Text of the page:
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Chinese language

Chinese Language


Throughout history Chinese culture and politics has had a great influence on unrelated languages such as Korean, Vietnamese, and Japanese. Korean and Japanese both have writing systems employing Chinese characters (Hanzi), which are called Hanja and Kanji, respectively.

Standard Mandarin is the official standard language used by the People's Republic of China, the Republic of China, and Singapore. Its pronunciation is based on the Beijing dialect, which is the dialect of Mandarin as spoken in Beijing; its vocabulary is drawn from the Mandarin group and (to a lesser extent) other groups; and its grammar is based on Vernacular Chinese, the standard written language that first became prevalent during the early 20th century.

The situation in China is a complex and interesting case of diglossia: it is common for speakers of Chinese to be able to speak several varieties of the language, typically Standard Mandarin, the local dialect, and occasionally a regional lingua franca, such as Cantonese. Such polyglots frequently code switch between Standard Mandarin and the local dialect(s), depending on the situation. A person living in Taiwan, for example, may commonly mix pronunciations, phrases, and words from Standard Mandarin and Taiwanese, and this mixture is considered socially appropriate under many circumstances. Similarly, in Hong Kong, it is not unusual for people to speak Cantonese and English, and sometimes Mandarin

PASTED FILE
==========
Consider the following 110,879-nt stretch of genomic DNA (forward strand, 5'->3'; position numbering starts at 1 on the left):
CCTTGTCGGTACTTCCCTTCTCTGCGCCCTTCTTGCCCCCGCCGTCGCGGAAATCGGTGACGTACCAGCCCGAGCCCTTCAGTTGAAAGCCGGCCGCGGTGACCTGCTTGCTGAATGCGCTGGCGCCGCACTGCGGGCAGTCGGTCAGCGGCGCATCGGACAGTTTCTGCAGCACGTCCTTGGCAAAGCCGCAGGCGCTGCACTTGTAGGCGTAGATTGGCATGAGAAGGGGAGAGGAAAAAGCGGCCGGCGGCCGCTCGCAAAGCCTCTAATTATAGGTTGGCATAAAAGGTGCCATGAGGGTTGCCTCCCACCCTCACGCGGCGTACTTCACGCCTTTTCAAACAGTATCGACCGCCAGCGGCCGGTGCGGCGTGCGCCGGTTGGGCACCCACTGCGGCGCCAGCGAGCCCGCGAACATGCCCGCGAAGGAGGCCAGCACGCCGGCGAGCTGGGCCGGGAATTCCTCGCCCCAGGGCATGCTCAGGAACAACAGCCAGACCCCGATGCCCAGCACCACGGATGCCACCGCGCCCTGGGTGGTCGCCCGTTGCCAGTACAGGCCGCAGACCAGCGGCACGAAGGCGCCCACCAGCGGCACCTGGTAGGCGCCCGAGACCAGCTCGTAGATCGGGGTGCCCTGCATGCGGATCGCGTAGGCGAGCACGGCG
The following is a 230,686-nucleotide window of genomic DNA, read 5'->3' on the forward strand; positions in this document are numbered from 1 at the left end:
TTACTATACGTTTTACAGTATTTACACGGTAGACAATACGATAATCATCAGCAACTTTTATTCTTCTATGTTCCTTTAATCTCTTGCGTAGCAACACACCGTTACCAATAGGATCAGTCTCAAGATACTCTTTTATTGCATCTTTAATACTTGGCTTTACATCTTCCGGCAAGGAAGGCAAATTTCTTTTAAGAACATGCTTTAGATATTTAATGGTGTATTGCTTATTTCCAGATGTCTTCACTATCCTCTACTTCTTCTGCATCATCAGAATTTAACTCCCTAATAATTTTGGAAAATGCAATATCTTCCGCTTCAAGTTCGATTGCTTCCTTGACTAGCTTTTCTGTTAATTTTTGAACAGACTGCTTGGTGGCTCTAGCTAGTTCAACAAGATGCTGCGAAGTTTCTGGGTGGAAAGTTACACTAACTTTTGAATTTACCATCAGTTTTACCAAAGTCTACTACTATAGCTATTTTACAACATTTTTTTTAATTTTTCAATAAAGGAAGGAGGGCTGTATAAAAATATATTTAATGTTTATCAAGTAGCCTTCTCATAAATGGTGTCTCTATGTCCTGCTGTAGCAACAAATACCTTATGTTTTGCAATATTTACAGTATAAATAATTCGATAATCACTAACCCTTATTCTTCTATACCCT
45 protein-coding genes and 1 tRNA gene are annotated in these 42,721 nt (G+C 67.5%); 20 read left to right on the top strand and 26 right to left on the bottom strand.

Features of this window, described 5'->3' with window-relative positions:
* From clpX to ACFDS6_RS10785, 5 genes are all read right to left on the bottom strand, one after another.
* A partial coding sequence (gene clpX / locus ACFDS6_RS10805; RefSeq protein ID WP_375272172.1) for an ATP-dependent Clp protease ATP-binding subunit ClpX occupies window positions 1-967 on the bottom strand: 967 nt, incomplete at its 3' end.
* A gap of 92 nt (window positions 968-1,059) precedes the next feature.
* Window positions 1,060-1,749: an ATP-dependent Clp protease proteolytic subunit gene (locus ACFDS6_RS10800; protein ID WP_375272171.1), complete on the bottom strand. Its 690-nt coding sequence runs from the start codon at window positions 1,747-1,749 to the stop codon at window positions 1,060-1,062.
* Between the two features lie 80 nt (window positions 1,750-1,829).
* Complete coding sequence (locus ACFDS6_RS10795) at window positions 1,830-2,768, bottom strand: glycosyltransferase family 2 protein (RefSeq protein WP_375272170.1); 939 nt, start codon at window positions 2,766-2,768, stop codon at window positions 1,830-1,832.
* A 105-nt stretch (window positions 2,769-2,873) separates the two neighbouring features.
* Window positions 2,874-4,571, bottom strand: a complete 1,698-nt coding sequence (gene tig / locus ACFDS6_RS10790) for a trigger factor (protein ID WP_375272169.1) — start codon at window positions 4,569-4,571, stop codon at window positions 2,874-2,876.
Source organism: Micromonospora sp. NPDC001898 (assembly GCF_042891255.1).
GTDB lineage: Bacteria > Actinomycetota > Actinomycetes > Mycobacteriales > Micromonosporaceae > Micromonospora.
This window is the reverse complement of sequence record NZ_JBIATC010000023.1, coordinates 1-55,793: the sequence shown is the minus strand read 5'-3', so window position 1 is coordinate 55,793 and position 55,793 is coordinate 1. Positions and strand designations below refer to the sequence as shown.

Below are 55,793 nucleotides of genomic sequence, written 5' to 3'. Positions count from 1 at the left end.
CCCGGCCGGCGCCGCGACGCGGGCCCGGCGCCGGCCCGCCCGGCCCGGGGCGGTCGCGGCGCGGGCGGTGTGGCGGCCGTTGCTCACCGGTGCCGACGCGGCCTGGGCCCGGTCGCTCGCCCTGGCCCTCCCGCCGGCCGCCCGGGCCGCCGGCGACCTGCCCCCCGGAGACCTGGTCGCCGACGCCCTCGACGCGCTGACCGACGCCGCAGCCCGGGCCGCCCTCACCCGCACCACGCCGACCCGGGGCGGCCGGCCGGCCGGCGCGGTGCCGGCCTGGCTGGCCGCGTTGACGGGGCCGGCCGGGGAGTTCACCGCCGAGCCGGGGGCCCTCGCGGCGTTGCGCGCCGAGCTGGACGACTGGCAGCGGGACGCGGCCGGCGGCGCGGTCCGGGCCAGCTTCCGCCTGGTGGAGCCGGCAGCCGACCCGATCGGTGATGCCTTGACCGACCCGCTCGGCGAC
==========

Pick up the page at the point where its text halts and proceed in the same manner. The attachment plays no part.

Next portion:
Influence on other languages

The Vietnamese term for Chinese writing is Hán tu. It was the only available method for writing Vietnamese until the 14th century, used almost exclusively by Chinese-educated Vietnamese elites. From the 14th to the late 19th century, Vietnamese was written with Chû nôm, a modified Chinese script incorporating sounds and syllables for native Vietnamese speakers. This is now completely replaced by a modified Latin script that incorporates a system of diacritical marks to indicate tones, as well as modified consonants. The Vietnamese language exhibits multiple elements similar to Cantonese in regard to the specific intonations and sharp consonant endings. There is also a slight influence from Mandarin, including the sharper vowels and "kh" sound missing from other Asiatic languages.

Languages within the influence of Chinese culture also have a very large number of loanwords from Chinese. 50% or more of Korean vocabulary is of Chinese origin and the influence on Japanese and Vietnamese has been considerable. 10% of Philippine language vocabularies are of Chinese origin. Chinese also shares a great many grammatical features with these and neighboring languages, notably the lack of gender and the use of classifiers. The Japanese, Korean, and Vietnamese languages seem to retain sounds of Classical Chinese that are otherwise only found in southern China.